Figure 3

 A pathological increase (>0.73 ng/ml) in individual concentrations (ng/ml) of antibody SMI35 used to measure protein NfH (NfHSMI35) in the CSF was observed in 8% (1/12; open circles, black lines) of patients with a good outcome and in all (5/5; closed circles, black lines) patients with a bad outcome (p<0.0001, Fisher’s exact test). The dashed horizontal line indicates the cut-off level at 0.73 ng/ml.17

NfH levels in the CSF are highest in patients with unfavourable recovery

Generally, patients with a bad outcome had NfHSMI35 levels in the CSF 9.3-fold (median of individual means 3.45 ng/ml) higher than those with a good outcome (0.37 ng/ml, p = 0.0097; fig 4). Inevitably, this form of analysis reduced the number of observations to the number of patients. We therefore checked the result on a categorical level using Fisher’s exact test. All (5/5) patients with a bad outcome had NfHSMI35 levels in the CSF above the upper reference limit, whereas only 25% (3/12) with a favourable outcome had abnormally increased NfHSMI35 levels in the CSF (p = 0.025; fig 4). This result was reinforced by the inverse correlation between the individual mean NfHSMI35 levels in the CSF and the GOS at 3 months (r = −0.65, p = 0.004).

Figure 4

 Mean concentrations of (ng/ml) of antibody SMI35 used to measure protein NfH (NfHSMI35) in the CSF from patients with subarachnoid haemorrhage, with a good versus bad outcome. Each dot represents the mean value per patient derived from the entire observation period. The median, 25–75% box and 0–100% whisker box are shown. The dashed horizontal line indicates the cut-off level at 0.73 ng/ml.17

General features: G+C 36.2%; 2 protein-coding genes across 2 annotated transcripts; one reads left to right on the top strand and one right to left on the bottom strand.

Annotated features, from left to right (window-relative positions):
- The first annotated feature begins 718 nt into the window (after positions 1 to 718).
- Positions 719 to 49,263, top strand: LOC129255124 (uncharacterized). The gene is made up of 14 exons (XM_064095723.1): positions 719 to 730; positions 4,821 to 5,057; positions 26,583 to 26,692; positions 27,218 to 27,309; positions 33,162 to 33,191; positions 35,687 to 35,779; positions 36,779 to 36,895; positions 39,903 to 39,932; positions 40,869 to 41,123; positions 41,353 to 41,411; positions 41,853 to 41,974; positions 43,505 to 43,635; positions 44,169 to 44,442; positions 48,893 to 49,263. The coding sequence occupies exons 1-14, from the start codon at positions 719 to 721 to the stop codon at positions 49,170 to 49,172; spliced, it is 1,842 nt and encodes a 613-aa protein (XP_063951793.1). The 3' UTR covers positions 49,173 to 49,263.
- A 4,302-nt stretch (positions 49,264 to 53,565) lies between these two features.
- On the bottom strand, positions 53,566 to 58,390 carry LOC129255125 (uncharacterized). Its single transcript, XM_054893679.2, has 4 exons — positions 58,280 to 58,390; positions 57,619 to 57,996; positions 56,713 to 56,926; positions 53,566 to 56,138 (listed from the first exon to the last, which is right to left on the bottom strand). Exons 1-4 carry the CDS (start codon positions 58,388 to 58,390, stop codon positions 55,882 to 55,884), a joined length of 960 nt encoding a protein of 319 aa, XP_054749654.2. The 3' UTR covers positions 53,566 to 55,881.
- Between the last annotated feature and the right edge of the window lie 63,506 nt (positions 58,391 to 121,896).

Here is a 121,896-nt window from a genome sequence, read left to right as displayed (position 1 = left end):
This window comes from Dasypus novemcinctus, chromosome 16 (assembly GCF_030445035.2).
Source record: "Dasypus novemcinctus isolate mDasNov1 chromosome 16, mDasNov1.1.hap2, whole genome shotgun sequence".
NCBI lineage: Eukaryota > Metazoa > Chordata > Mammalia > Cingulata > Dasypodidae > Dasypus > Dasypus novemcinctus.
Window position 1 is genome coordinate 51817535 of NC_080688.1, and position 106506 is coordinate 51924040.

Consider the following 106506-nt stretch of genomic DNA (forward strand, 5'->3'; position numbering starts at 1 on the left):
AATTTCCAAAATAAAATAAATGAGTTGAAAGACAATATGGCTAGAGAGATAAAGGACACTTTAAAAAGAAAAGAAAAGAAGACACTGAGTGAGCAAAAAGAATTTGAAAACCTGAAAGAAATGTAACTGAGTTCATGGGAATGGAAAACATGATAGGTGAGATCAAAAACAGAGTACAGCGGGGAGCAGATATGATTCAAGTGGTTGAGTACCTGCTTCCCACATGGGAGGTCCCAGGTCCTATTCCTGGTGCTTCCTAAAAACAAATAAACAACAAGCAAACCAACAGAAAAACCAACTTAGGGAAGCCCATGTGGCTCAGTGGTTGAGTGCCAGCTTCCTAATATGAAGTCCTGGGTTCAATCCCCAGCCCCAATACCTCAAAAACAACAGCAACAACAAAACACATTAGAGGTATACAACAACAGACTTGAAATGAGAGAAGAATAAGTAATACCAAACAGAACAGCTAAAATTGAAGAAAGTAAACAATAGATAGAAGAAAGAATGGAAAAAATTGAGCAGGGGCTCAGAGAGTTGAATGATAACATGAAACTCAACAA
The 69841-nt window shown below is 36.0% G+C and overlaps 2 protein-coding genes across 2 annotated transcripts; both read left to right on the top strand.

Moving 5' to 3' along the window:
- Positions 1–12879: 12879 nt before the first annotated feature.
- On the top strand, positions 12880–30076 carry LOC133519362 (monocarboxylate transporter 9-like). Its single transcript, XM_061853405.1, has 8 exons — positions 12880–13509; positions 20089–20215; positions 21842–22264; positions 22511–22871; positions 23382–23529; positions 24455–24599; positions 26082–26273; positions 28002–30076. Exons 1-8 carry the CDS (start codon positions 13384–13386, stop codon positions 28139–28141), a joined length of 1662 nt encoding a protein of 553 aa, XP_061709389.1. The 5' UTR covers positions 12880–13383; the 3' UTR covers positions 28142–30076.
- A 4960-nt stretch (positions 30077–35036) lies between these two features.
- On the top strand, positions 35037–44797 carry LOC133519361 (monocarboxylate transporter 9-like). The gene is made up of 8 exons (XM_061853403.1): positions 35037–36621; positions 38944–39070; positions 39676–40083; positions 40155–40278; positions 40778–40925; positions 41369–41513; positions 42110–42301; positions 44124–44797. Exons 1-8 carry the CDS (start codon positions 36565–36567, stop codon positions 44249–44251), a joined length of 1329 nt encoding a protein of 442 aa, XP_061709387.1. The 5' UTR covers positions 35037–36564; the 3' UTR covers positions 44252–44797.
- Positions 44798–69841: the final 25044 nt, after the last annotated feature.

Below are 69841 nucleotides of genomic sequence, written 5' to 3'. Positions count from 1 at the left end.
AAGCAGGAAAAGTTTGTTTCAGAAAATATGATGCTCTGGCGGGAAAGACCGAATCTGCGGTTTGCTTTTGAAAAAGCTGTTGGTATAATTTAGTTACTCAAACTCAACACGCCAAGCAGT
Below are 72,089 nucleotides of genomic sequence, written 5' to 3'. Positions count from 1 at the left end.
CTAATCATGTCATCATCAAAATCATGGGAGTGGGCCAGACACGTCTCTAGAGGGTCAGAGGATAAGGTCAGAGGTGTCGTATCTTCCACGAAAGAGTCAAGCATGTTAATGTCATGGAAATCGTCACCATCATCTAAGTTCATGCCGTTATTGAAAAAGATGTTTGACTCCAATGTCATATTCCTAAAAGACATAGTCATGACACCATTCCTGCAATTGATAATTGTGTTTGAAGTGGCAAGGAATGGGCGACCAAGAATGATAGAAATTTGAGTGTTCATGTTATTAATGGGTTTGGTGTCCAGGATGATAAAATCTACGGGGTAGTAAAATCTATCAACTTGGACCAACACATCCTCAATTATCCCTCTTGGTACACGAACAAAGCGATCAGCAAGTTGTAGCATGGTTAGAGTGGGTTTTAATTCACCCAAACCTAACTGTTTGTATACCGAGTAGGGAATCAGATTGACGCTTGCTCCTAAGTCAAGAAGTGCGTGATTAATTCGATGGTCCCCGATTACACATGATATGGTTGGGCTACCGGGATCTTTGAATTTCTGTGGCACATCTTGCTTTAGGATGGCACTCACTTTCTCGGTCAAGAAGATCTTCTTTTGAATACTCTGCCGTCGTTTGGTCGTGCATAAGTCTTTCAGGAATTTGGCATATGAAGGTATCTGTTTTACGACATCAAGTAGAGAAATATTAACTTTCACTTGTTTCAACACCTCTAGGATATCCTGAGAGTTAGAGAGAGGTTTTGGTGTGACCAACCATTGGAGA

Optimising the sampling time for detecting axonal damage

We extended our longitudinal data analysis because it would be relevant for future studies to have selected for sampling of CSF those days most likely to show a meaningful difference between patients with favourable outcome and those with an unfavourable outcome. Figure 5 shows the pooled data for both groups. We found a significant difference in the NfHSMI35 profile in the CSF over time between the two groups (general linear model, F = 8.00, p<0.0001). This result was not influenced by the repeated measurements if time was taken as a fixed effect (mixed linear models, compound symmetry, F = 4.28, p = 0.0002). We therefore proceeded to the re-analysis in an attempt to identify the most relevant days separating the two groups. The re-analysis showed that NfHSMI35 levels in the CSF were considerably higher in patients with a bad outcome on day 2 (1.23 v 0.23 ng/ml; p = 0.002), day 5 (1.51 v 0.28 ng/ml; p = 0.042), day 6 (1.80 v 0.35 ng/ml; p = 0.007), day 7 (6.17 v 0.55 ng/ml; p<0.0001) and day 8 (5.81 v 1.23 ng/ml; p = 0.002).